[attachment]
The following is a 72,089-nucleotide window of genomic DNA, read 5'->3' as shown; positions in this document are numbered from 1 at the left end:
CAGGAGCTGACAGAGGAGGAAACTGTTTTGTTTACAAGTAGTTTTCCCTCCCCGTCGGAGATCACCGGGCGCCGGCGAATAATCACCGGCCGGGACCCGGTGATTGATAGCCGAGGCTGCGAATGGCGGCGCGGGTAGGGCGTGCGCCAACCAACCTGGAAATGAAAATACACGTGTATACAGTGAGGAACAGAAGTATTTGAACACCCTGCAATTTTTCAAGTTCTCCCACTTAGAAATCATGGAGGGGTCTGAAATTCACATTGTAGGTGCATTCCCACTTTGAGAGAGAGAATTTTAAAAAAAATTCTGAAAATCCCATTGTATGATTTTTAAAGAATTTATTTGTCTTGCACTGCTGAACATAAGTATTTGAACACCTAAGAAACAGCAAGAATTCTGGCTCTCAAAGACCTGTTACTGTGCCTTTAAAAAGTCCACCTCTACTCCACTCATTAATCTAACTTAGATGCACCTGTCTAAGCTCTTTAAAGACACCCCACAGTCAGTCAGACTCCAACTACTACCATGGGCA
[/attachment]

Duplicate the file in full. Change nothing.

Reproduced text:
The following is a 72,089-nucleotide window of genomic DNA, read 5'->3' as shown; positions in this document are numbered from 1 at the left end:
CAGGAGCTGACAGAGGAGGAAACTGTTTTGTTTACAAGTAGTTTTCCCTCCCCGTCGGAGATCACCGGGCGCCGGCGAATAATCACCGGCCGGGACCCGGTGATTGATAGCCGAGGCTGCGAATGGCGGCGCGGGTAGGGCGTGCGCCAACCAACCTGGAAATGAAAATACACGTGTATACAGTGAGGAACAGAAGTATTTGAACACCCTGCAATTTTTCAAGTTCTCCCACTTAGAAATCATGGAGGGGTCTGAAATTCACATTGTAGGTGCATTCCCACTTTGAGAGAGAGAATTTTAAAAAAAATTCTGAAAATCCCATTGTATGATTTTTAAAGAATTTATTTGTCTTGCACTGCTGAACATAAGTATTTGAACACCTAAGAAACAGCAAGAATTCTGGCTCTCAAAGACCTGTTACTGTGCCTTTAAAAAGTCCACCTCTACTCCACTCATTAATCTAACTTAGATGCACCTGTCTAAGCTCTTTAAAGACACCCCACAGTCAGTCAGACTCCAACTACTACCATGGGCA